What it does well of course, is the action scenes. And yes, there is definite fanservice which I hard is accurate to the game using the hair melding into costumes, but with the gritty setting, the weapons, the movement, it is a joy to watch. There perhaps needed to be a bit more, but again, with time restrictions to try and make an acceptable movie for the fans, getting in as much plot and action in an hour and a half for a full game was always going to be difficult. And yes, whilst it does feel rushed, I feel for the most part, it succeeded. There is enough story to make the characters interesting (though the villain Balder wasn’t too much focus on him until the end) and enough back-story told gradually to keep that interest. There are some great fight sequences and they squeezed as much as they could in the animation to make them as fluid and free-flowing as possible. The ending was a bit anti-climatic, but overall, the story and action held itself alone very well.

I can see this as a movie both fans and non-fans will enjoy – fans may have issues to the changes done but there is enough to keep them happy, non-fans will see a short action movie that does its job for you to enjoy and switch your brain off for an hour and a half.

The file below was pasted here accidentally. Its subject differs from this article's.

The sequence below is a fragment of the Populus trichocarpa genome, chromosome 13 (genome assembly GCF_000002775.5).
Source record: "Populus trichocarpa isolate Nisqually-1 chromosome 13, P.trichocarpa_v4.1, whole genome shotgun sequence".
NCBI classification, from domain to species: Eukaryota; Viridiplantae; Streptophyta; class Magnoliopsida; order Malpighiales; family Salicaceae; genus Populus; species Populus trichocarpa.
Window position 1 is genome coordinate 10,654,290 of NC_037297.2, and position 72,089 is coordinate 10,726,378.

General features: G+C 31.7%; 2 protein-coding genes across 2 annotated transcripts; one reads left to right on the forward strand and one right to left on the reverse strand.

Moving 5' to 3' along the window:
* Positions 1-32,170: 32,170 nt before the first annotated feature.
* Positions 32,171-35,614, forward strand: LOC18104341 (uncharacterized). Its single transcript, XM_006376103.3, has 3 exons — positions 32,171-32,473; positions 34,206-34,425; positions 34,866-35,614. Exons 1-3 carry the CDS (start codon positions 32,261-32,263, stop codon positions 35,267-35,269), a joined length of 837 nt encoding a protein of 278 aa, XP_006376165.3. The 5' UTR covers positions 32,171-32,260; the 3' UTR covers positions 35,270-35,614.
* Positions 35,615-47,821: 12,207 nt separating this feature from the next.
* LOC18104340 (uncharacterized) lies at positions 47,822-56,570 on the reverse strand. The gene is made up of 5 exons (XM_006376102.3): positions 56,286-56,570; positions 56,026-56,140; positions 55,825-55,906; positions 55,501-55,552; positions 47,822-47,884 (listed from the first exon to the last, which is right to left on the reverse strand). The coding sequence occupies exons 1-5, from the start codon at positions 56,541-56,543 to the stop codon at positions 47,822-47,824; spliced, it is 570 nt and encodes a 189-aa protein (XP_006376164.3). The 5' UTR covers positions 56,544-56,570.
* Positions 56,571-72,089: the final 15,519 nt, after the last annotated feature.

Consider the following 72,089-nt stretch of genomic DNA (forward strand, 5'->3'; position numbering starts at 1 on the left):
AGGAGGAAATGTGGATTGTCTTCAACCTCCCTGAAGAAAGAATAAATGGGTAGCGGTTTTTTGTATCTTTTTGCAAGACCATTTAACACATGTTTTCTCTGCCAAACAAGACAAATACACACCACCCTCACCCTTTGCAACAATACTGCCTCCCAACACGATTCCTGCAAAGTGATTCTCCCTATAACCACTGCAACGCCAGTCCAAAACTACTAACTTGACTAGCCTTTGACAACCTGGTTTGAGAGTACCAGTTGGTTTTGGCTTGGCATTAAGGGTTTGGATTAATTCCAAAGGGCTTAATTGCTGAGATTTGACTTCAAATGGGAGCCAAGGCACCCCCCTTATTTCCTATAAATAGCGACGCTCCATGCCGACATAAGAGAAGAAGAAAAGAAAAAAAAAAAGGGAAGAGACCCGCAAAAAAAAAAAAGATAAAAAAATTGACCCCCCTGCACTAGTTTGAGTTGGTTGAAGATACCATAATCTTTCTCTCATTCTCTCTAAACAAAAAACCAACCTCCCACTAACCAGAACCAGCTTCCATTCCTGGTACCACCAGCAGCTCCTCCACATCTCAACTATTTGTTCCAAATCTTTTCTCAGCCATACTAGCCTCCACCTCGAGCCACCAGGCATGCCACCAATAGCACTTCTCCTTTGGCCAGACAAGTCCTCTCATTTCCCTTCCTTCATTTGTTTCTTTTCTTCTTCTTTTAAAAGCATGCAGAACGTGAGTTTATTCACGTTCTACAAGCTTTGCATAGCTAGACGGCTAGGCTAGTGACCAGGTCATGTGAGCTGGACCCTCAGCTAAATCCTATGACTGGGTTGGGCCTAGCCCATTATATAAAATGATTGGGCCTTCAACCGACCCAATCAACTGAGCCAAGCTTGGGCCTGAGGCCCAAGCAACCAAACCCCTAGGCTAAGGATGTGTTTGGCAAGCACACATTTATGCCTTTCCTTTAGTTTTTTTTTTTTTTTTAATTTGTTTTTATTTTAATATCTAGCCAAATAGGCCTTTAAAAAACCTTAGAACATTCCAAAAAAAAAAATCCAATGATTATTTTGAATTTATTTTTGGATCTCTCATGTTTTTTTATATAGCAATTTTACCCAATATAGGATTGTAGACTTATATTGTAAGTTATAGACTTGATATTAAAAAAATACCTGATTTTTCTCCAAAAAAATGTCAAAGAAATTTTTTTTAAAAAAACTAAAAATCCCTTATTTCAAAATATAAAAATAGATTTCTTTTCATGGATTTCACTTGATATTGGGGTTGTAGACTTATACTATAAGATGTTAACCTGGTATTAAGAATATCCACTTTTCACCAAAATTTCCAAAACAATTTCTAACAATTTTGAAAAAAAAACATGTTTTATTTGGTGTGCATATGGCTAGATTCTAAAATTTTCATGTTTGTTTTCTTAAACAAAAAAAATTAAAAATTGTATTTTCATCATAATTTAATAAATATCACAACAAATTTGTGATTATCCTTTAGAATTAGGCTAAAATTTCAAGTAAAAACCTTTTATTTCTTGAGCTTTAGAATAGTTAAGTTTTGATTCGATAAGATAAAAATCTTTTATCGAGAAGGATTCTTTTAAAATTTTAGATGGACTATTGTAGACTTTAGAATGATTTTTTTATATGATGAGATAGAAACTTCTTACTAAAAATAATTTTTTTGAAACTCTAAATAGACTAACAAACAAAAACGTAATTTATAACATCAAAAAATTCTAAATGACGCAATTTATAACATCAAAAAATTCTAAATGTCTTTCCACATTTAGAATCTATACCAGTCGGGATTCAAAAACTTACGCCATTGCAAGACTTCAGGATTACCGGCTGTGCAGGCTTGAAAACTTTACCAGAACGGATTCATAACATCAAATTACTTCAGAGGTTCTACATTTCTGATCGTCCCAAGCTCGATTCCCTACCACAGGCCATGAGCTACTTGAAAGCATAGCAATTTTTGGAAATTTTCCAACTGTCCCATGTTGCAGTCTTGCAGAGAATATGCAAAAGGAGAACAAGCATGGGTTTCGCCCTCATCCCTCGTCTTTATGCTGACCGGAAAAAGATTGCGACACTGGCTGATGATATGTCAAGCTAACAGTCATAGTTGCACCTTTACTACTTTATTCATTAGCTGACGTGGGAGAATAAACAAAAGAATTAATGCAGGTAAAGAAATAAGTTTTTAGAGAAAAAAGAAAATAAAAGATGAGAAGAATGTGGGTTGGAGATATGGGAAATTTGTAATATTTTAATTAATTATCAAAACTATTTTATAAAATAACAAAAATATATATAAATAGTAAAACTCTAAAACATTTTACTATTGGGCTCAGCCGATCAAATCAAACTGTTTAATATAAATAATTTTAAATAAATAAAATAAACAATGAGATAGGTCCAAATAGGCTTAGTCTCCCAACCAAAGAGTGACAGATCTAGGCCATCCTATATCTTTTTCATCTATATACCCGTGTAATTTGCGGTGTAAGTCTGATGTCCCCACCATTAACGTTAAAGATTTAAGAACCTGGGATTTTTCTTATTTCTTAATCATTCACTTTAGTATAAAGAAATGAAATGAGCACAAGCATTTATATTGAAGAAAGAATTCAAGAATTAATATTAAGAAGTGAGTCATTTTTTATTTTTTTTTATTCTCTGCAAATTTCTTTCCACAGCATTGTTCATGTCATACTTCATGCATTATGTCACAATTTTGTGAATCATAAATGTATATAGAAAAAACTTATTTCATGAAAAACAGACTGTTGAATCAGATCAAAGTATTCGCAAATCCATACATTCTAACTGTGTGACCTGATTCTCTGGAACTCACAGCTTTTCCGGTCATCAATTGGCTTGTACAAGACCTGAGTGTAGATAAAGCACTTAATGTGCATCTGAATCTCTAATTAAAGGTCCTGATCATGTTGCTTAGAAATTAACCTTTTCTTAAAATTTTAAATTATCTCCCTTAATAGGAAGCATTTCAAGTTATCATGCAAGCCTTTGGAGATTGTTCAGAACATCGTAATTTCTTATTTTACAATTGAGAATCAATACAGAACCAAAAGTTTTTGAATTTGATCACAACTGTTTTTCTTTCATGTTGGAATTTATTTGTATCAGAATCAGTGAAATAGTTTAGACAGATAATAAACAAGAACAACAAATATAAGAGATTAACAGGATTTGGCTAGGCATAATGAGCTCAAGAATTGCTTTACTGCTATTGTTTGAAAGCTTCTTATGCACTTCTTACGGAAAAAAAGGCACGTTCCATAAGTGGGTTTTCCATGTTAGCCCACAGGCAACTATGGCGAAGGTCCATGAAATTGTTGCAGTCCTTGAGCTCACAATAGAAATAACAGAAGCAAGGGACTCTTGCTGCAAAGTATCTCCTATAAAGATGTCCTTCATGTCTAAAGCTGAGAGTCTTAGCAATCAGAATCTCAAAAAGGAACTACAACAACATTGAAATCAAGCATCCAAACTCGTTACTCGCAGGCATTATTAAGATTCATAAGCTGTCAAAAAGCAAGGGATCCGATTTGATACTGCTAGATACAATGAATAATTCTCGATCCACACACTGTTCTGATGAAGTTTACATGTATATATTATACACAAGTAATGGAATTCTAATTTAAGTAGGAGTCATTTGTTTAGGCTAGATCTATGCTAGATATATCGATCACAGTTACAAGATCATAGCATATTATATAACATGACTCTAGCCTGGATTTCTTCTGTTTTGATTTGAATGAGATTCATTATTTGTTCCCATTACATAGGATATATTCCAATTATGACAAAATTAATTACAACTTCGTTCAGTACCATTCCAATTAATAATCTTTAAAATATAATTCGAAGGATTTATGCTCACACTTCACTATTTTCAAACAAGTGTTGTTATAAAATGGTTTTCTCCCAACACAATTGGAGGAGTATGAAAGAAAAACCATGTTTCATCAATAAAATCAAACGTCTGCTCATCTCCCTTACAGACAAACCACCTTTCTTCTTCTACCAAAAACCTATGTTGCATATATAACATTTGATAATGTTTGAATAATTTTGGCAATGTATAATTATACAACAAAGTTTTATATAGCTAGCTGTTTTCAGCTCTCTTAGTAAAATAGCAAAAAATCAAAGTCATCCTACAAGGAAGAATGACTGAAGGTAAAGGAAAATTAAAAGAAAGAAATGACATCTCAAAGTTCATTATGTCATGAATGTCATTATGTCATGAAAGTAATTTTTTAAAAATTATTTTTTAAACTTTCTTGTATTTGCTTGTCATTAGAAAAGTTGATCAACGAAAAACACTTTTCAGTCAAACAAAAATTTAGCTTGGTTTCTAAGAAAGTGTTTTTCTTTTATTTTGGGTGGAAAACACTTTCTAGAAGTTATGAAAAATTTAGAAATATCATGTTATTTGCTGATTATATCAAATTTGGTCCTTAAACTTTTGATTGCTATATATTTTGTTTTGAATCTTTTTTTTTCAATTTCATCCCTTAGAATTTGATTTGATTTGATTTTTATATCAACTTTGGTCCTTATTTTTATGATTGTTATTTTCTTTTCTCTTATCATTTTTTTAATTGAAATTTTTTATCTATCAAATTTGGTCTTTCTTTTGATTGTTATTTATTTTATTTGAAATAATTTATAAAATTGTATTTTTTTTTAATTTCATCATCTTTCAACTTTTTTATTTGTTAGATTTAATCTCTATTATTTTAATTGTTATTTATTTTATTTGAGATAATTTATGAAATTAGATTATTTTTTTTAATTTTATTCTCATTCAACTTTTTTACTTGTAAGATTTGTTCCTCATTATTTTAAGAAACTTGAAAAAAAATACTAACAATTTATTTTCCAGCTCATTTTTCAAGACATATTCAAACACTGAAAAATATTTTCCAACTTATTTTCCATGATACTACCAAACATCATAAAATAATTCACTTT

Bayonetta: Blood Fate isn’t quite the love letter for fans due to its short length and trying to cram as much as they could in it, but it does enough to make people smile at least. For the fans, the process in getting as many of the voice cast (Grey DeLisle is Jeanne as well which made me smile like a fanboy) from the games helped, and enough of the story is included so it doesn’t seem like a cut and paste. If like me you haven’t played the games before, then sit down, smile at Bayonetta’s voice, quips (more so if like me you are from England, makes it even funnier), the service, the action and kick back with a cup of tea and enjoy the night.

Content Grade: B
Audio Grade: A+
Video Grade: A-
Packaging Grade: N/A
Menu Grade: B+
Extras Grade: B+

Released By: Manga Entertainment UK
Release Date: November 24th, 2014
MSRP: £19.99
Running Time: 90 minutes
Video Encoding: 480i/p MPEG-2
Aspect Ratio: 1.78:1 Anamorphic Widescreen

Review Equipment:
Playstation3, Sony Bravia 32 Inc EX4 Television, Aiwa 2 Way Twin Duct Bass Reflex Speaker System.